Root Canal Pain

Having a root canal is no walk in the park. Many people suffer from root canal pain. It might mean mild soreness, which can be alleviated by over the counter medications and home remedies. Or it might mean severe pain, the kind that requires prescription medications to combat. A few rare people might have no tooth pain after root canal at all. Here’s what to expect, and what to do, if you suffer from root canal pain.

Causes of Root Canal Pain

1. Inflammation

Any sort of irritation to the mouth can cause inflammation. This is especially true with a root canal, when the periodontal ligaments are disturbed during treatment. This leads to inflammation, which can then lead to serious pain after root canal.

2. Hyper Occlusion

Sometimes the tooth requires restoration. A common problem with this is hyper occlusion, when the treated tooth is longer than it should be. That means it strikes the other teeth during normal mouth movement, and can cause pain from mild to severe.

3. Grinding

Those who grind or clench their teeth might suffer more root canal pain than others. If they continue to grind their teeth, the pressure can make the root canal pain much worse.

4. Infection

Sometimes bacteria are forced into the gums or jaw during the root canal, and that can lead to an infection. An abscess might form in that area. The bone infection can be extremely painful.

5. Botched Root Canal

If the root canal is not entirely cleaned, or if an instrument happens to break off inside the area, pain can be the result. This might also happen when the area is not completely filled or sealed properly after the root canal is done.

Home Remedies for Root Canal Pain

1. Clean the Mouth

It is vitally important to keep your mouth clean and fresh following any dental procedure, including a root canal. Follow the instructions given by your dentist on how to clean your mouth appropriately. Sometimes the root canal pain is caused by a bit of food or debris in that area, and removing it can result in immediate relief.

2. Avoid Using the Painful Side

In the days or even weeks following a root canal, chew food on the other side of your mouth. Don’t put pressure on that particular tooth until the procedure is completely finished, including any permanent fillings or crowns.

3. Rinse with Salt Water

Rinse out your mouth often, using a mixture of lukewarm water and salt. This not only aids in cleaning, but also helps reduce swelling. It can also reduce the risk of infection in the days following any dental procedure, including a root canal.

4. Cold Compresses

Using a cold compress has been proven to dull pain. Put it over the outside of your mouth, never the inside! Apply it for ten to twenty minutes every hour. Remember to never apply heat to the area, as this can lead to even more problems, especially if you have an infection or swelling in the area.

5. Drink Your Diet

A few days of a strict liquid diet can help you avoid pressure on the tooth and give you some relief from the ache. Look into juice smoothies, especially those with orange and carrot juice, and protein smoothies to keep your energy up.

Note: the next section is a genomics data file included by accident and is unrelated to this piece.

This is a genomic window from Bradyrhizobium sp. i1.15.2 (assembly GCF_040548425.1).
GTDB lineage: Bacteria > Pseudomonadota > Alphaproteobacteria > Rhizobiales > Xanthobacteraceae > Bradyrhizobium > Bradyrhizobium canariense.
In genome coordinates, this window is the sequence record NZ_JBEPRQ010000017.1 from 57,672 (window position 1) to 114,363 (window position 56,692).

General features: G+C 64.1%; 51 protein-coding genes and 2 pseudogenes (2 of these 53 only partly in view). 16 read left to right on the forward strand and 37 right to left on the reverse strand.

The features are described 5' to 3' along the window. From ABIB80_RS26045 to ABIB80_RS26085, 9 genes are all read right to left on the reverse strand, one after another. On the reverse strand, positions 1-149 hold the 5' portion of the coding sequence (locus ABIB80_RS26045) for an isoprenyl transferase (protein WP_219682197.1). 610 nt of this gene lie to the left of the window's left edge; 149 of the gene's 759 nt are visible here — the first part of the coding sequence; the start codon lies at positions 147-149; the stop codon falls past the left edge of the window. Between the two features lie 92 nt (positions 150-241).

6. Natural Herbs or Oils

These very natural remedies can help. Here are a few that are proven to do the best job:

  • Clove Oil

Interestingly enough, clove oil contains eugenol which is a dental analgesic that dentists use. No wonder it works so well at home! Saturate a small cotton ball with clove oil and place it on the tooth for an hour at a time. You can also use dried cloves for some relief. Chew a clove very slowly, or grind a clove up into powder and pack that against the tooth. Just remember to use clove oil sparingly, and avoid it altogether if you are pregnant, nursing, diabetic, or have disorders of the liver, kidneys, or blood vessels. Small children should never be given clove oil.

  • Tea

The tannins in tea are great for numbing pain. A wet tea bag placed on the sore tooth can work wonders. Tea tree oil is a related item that can also be used by applying it directly to the tooth, or rinsing with warm water into which a few drops of tea tree oil has been added.

  • Other Remedies

There are a few other things you can try, including garlic, vanilla extract, oil of oregano, bark of blueberry, onion, vinegar, and juice of wheat grass. Simply apply these to a cotton ball, as with the clove oil, and use in the same way.

Medications for Root Canal Pain

1. Over-the-Counter Pain Relievers

Fortunately, most root canal pain can be alleviated with the use of simple, over the counter medications. These include acetaminophen, aspirin or ibuprofen. Medications that contain benzocaine and are designed for use in the mouth might also help. Remember to take the relievers as directed, never give them to children (unless your doctor or dentists tell you to), and avoid alcohol when you are taking these medications.

2. Prescription Medicines

Sometimes root canal pain is severe, and requires something more than home remedies or over the counter medications. There are numerous medications that might be prescribed, including those that contain codeine, oxycodone or hydrocodone. These medications are very strong, so be sure to take them only as directed and only for as long as necessary. Never exceed the recommended dosage, do not mix these drugs with alcohol or other medications, and follow all precautions as noted by your pharmacist. 

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